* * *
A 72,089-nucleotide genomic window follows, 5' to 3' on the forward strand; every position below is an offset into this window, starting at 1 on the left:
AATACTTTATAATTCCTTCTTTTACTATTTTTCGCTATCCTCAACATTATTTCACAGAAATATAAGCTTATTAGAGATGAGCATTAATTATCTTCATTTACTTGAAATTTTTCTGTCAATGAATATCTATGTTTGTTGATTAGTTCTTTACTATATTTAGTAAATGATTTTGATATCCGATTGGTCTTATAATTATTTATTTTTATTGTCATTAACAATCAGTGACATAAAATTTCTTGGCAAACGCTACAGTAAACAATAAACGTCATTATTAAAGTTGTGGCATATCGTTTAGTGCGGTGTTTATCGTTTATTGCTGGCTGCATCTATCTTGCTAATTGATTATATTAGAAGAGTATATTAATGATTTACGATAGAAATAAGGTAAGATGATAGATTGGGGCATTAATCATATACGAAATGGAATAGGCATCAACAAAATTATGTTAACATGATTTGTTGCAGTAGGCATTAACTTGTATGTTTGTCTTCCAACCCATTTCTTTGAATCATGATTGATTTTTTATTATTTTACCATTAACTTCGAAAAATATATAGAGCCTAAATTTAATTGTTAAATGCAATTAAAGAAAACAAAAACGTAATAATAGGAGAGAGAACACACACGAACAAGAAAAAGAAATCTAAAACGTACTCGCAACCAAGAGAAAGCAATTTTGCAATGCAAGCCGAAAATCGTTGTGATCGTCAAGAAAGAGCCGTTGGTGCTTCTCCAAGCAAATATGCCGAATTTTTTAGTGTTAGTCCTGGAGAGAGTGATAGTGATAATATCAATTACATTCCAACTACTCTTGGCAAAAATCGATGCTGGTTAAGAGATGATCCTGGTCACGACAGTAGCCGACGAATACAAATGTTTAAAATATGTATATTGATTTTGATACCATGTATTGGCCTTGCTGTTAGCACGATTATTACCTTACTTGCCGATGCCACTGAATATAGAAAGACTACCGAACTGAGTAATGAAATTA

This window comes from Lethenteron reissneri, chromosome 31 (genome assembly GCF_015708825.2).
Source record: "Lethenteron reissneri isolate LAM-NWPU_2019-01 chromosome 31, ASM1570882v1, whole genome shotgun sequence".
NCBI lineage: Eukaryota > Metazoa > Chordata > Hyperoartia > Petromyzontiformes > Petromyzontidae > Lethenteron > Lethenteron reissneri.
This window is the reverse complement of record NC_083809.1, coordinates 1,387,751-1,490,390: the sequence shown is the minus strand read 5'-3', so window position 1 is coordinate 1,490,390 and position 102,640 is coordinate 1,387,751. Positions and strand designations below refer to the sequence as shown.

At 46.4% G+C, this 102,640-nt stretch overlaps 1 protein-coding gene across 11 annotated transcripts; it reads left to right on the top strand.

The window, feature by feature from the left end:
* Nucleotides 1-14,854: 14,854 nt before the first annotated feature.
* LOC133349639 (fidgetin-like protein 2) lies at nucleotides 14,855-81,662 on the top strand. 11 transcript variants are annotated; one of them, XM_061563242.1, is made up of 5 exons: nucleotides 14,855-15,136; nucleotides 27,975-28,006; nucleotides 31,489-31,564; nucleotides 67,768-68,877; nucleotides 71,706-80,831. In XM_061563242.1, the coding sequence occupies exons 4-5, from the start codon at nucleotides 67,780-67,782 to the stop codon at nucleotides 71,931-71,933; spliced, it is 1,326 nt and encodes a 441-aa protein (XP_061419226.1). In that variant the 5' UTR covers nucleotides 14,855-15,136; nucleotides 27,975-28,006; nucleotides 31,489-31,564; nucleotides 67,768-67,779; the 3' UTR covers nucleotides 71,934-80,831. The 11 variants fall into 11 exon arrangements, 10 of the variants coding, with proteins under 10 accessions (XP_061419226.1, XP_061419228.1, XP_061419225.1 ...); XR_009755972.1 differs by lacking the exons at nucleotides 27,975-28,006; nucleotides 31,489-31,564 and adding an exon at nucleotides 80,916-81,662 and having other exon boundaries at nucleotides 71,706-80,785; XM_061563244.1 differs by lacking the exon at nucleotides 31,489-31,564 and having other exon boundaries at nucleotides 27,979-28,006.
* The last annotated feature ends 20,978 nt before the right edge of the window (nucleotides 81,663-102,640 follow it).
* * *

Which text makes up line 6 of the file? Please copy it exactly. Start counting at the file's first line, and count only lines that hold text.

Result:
This window is the reverse complement of record NC_083809.1, coordinates 1,387,751-1,490,390: the sequence shown is the minus strand read 5'-3', so window position 1 is coordinate 1,490,390 and position 102,640 is coordinate 1,387,751. Positions and strand designations below refer to the sequence as shown.